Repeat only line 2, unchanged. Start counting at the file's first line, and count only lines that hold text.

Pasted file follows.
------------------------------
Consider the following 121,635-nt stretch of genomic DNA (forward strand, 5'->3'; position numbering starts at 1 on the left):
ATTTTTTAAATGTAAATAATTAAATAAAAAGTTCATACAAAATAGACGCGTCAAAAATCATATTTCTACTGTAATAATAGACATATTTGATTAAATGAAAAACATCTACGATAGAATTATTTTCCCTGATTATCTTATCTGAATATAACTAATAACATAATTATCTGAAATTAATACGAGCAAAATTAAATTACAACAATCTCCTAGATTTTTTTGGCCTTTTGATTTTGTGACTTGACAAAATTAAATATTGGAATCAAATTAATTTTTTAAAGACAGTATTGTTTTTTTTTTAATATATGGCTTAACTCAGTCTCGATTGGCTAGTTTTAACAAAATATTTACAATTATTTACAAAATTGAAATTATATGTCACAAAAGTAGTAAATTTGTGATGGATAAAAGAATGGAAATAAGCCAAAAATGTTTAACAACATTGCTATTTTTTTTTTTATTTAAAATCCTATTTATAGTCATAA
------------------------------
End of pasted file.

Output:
ATTTTTTAAATGTAAATAATTAAATAAAAAGTTCATACAAAATAGACGCGTCAAAAATCATATTTCTACTGTAATAATAGACATATTTGATTAAATGAAAAACATCTACGATAGAATTATTTTCCCTGATTATCTTATCTGAATATAACTAATAACATAATTATCTGAAATTAATACGAGCAAAATTAAATTACAACAATCTCCTAGATTTTTTTGGCCTTTTGATTTTGTGACTTGACAAAATTAAATATTGGAATCAAATTAATTTTTTAAAGACAGTATTGTTTTTTTTTTAATATATGGCTTAACTCAGTCTCGATTGGCTAGTTTTAACAAAATATTTACAATTATTTACAAAATTGAAATTATATGTCACAAAAGTAGTAAATTTGTGATGGATAAAAGAATGGAAATAAGCCAAAAATGTTTAACAACATTGCTATTTTTTTTTTTATTTAAAATCCTATTTATAGTCATAA